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Authors: John Coy

Tags: #Fiction

Box Out

Box Out
John Coy


The Call

“Have a seat, Bergie.” Coach Kloss points to the metal folding chair in his cramped office. He's a short, solid guy who looks more like a wrestler than a basketball coach.

Liam Bergstrom folds his thin, six-foot-four-inch frame and sits on the edge of the chair. What did he do now?

“Relax,” Coach says. “You look like you're expecting to get cut.”

Liam exhales a deep breath and his shoulders fall.

“As you've probably heard, Tyler Jensrud broke his leg in two places yesterday. I talked with Coach Grokowsky about who's been playing well on JV. He recommended you and Seth Crowley. You're three inches taller than Seth and I like your upside.” He holds one hand higher than the other and gradually raises it above his head. “I'm calling you up, Bergie. You're now on the Horizon High School varsity.”

Liam's eyes widen. Varsity—the magic word that's floated in the future. All the running, weights, and practice chasing that goal. Varsity. Did he hear right?

“We're not bringing you up to sit on the bench and look pretty. You're not that pretty.” Coach grins and his teeth shine. “Without Jens, we're small up front. We need you to come off the bench and rebound.”

“Yes, Coach.” Liam's ready to jump out of the chair.

“On varsity, we're family,” Coach says. “We're a tight team. If you ever have anything you need to talk about, come on down. My door is open.”

“Yes, Coach.”

“Be in the locker room by six. We'll have your new uniform ready.”

“Thank you, Coach Kloss.” Liam reaches his hand out.

“Welcome to varsity, Bergie.” Coach shakes it. “We're counting on you.”

Liam runs down the hall toward his locker in the old part of the school. He ducks into a classroom to check the time and adds seven hours for France. It's late, but his girlfriend, Mackenzie, should still be up. He spins the combination so fast, he goes past the first number. He tries again, pulls open the locker, and grabs his phone.

” Mackenzie answers drowsily in French.

“Kenz, Kenz, are you sleeping?”

“No, let me turn on the light. What's going on?”

“I made varsity! Coach just told me! I beat out Seth for the spot!”

“Varsity—that's so awesome.” Mackenzie's wide awake now.

“I was shooting for next year.” Liam paces in front of his locker. “But it's now. For tonight's game.”

“I'm going out with a varsity basketball player. Way cool,” Mackenzie says. “I wish I could be there.”

“I do, too.” She's only been gone two weeks. Sixteen more to go.

“Bow your heads.” Coach Kloss kneels on the smooth bench of the boys' locker room.

Liam lowers his head and admires the red number forty-three and the small
in a shield above it on his new uniform. This is the first time this jersey has ever been worn. His Nikes tap the double-time beat of pre-game nerves.

Coach closes his eyes. “Lord, help us to play strong. Help
us to do Your work as we take the floor with strong hearts, strong bodies, and strong minds.”

Liam folds his hands. Coach G doesn't pray like this on JV. He glances up. Darius Buckner, the sophomore shooting guard who transferred this year from Chicago, stares back at him.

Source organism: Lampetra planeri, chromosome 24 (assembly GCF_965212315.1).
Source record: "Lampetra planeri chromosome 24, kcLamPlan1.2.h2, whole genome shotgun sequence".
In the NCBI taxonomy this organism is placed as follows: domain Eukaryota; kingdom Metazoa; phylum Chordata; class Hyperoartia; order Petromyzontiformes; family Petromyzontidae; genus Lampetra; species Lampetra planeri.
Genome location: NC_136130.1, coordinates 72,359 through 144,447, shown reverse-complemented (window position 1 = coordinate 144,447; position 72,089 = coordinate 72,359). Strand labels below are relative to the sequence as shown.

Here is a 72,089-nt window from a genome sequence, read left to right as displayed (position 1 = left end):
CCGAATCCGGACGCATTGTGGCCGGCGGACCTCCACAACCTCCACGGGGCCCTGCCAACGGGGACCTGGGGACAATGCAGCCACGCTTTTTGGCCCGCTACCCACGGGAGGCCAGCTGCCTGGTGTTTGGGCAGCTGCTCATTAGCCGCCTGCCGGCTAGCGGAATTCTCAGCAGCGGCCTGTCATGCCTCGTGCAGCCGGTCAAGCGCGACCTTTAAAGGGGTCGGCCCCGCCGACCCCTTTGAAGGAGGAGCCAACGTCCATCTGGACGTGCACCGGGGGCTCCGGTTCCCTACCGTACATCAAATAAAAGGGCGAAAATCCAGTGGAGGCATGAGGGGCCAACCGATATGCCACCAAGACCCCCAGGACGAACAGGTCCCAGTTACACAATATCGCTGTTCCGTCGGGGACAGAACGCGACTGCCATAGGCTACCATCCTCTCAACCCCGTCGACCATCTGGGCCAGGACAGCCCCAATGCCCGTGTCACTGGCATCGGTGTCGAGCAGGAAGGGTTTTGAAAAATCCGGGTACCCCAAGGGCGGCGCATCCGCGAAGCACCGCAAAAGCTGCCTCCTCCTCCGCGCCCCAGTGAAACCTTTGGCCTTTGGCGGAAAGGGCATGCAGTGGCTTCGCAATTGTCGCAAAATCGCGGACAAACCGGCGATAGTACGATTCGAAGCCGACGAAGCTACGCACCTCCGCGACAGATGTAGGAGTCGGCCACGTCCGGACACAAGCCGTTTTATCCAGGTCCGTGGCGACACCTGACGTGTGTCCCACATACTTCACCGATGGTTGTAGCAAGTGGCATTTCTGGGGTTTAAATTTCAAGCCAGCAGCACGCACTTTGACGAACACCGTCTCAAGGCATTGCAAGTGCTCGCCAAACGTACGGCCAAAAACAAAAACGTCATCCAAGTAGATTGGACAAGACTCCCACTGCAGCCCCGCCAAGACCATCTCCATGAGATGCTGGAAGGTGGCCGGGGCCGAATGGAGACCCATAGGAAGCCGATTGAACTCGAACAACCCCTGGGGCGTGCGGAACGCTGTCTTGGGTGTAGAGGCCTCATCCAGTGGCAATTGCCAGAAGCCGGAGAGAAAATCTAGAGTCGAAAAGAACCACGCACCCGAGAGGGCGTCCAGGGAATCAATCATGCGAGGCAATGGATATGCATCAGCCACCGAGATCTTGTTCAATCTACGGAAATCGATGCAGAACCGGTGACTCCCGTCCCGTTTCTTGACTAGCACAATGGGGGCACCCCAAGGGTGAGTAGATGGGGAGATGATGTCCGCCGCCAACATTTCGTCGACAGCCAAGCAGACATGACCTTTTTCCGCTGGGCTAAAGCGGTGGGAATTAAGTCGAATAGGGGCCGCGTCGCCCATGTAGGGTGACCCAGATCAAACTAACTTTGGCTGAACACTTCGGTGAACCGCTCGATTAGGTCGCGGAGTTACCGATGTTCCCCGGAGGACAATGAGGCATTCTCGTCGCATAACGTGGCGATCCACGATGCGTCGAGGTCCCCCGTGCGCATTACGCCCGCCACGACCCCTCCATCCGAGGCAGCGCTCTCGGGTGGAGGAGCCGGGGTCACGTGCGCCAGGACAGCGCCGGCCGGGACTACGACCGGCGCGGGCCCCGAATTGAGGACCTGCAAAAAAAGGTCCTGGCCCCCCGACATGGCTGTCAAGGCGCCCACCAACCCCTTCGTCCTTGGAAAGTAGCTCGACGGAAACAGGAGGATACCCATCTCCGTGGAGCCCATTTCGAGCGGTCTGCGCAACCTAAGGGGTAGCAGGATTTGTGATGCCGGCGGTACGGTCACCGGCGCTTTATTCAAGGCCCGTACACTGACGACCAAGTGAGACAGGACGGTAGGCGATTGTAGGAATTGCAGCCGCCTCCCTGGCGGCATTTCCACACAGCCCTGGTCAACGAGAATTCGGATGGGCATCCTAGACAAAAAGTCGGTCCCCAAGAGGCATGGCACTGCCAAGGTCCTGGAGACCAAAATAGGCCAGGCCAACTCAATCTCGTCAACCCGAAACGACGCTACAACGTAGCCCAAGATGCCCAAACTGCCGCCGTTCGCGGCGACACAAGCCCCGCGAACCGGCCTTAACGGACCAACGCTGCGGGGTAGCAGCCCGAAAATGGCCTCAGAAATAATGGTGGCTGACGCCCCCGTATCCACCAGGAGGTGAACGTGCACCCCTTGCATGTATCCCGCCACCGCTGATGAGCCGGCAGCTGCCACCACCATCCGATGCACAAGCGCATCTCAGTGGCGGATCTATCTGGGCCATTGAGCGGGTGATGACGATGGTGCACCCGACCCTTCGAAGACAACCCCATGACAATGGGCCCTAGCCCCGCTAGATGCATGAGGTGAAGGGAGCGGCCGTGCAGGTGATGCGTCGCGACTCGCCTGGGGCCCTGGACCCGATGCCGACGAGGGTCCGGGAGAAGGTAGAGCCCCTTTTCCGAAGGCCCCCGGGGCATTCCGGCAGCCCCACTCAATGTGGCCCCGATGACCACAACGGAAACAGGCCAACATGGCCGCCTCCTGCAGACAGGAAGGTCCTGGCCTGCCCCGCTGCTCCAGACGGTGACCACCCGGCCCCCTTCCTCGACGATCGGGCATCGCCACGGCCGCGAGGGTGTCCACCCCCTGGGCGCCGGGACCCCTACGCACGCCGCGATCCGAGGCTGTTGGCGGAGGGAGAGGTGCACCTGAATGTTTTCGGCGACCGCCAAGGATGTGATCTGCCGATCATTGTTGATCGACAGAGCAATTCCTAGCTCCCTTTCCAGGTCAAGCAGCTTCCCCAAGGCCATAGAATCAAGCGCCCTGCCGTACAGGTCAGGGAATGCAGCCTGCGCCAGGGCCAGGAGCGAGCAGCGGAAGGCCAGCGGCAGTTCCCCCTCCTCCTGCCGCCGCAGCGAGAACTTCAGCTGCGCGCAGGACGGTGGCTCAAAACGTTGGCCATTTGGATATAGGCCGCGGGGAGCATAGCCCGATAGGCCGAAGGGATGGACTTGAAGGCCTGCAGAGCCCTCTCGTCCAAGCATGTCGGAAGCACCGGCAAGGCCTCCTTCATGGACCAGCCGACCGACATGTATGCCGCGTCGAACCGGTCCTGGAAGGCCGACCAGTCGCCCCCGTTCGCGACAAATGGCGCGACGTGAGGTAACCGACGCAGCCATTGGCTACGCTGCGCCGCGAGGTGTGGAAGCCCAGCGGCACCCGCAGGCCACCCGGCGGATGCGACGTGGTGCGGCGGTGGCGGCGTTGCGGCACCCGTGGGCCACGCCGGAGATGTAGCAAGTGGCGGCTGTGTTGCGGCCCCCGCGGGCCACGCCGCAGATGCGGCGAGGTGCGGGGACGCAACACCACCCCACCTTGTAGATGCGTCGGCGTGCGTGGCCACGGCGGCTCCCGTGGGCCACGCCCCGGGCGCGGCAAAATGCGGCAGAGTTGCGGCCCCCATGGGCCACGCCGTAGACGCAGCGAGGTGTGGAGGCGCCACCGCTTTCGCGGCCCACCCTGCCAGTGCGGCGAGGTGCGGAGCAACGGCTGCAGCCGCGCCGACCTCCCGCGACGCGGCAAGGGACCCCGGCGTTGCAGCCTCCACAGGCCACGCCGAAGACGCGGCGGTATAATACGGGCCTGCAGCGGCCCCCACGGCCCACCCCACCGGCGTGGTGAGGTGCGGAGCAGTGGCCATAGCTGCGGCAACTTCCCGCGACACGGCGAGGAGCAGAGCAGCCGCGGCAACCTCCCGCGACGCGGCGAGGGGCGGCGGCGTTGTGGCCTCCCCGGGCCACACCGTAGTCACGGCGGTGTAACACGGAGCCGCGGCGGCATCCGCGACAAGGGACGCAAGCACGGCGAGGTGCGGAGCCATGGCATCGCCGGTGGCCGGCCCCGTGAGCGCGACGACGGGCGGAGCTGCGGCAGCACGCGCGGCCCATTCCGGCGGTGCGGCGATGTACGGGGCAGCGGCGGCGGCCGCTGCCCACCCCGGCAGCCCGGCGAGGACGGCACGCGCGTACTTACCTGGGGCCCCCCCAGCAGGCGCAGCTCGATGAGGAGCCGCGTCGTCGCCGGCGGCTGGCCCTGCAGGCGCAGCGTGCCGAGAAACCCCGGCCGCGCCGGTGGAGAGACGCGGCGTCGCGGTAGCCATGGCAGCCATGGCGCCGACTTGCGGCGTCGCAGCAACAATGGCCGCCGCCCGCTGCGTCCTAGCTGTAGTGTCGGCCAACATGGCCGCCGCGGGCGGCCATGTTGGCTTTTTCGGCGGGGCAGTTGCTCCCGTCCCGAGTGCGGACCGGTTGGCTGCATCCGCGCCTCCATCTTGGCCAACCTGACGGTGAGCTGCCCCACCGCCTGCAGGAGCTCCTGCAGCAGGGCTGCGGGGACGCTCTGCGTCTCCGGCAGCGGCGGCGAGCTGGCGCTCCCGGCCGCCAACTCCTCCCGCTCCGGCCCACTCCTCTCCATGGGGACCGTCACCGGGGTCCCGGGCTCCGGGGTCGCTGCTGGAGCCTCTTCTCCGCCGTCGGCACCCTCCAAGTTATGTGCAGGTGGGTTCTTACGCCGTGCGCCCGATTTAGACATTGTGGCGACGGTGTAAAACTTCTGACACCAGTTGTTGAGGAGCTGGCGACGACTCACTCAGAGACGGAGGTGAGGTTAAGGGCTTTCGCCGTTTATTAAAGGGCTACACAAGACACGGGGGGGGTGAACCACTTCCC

“Let us all join in the prayer You taught us,” Coach continues.

“Our Father, who art in heaven, hallowed be Thy name.” Liam's voice blends with the others, but Darius is silent. He holds his hands behind his back and looks straight ahead. “And lead us not into temptation, but deliver us from evil.” Liam's set to add “amen,” but the prayer continues.

“For Thine is the kingdom, and the power, and the glory, for ever and ever. Amen.” It's the Protestant version with the extra words that he's not used to.

“Let's get a win.” Coach stands.

Liam jogs out of the locker room behind Darius, who has the easy, fluid motion of a basketball star. This is it.
Showtime. Liam stretches to slap the Blazer sign like Darius does as the team runs into the gym.

The pep band blares the school song, and everybody stands and sings. “Go Horizon. Go Horizon. Fight on for our fame. Fight, Blazers, fight, fight, fight. We'll win this game.”

Liam's stomach jumps as the sound wraps around the gym. The bleachers are three-quarters full and his mom and dad stand in the parents' section. Mom waves and nudges Dad, who's talking with the friends he plays basketball with.

“We want Liam,” Seth shouts. He sits behind the bench with other guys from JV.

Tenths of seconds fly off the clock as Liam wipes his sweaty palms on his warm-up jersey.

“Remember your assignments.” Coach squats in front of the starters. “Run the offense, take care of the ball.” He looks at Darius, who's adjusting his wristband. “Nothing fancy. On defense, move your feet, deny the passing lanes, and make sure to box out.”

The starters stand and everybody presses around Coach as he holds out his open palm. Guys stretch to put their hands on top.

“Horizon High,” Coach says.

“Team basketball,” everybody shouts.

Liam goes to sit at the end of the bench as the starters walk to the center circle. Everything feels more intense on varsity: Coach's instructions, the crowd's excitement, the senior cheerleaders who swish their tiny skirts in front of the student section across the court. “Hey, hey, it's time to fight! Everybody yell, red and white! Hey, hey, do it again! Everybody yell, go, fight, win!”

Banners line the walls behind the baskets. The girls' basketball team has three state titles and one runner-up. They've won conference six years in a row. Liam does the math. The boys haven't won it in nine years.

“Let's go, Horizon,” Mom hollers. Liam rubs the rash on his little finger. She's way too loud.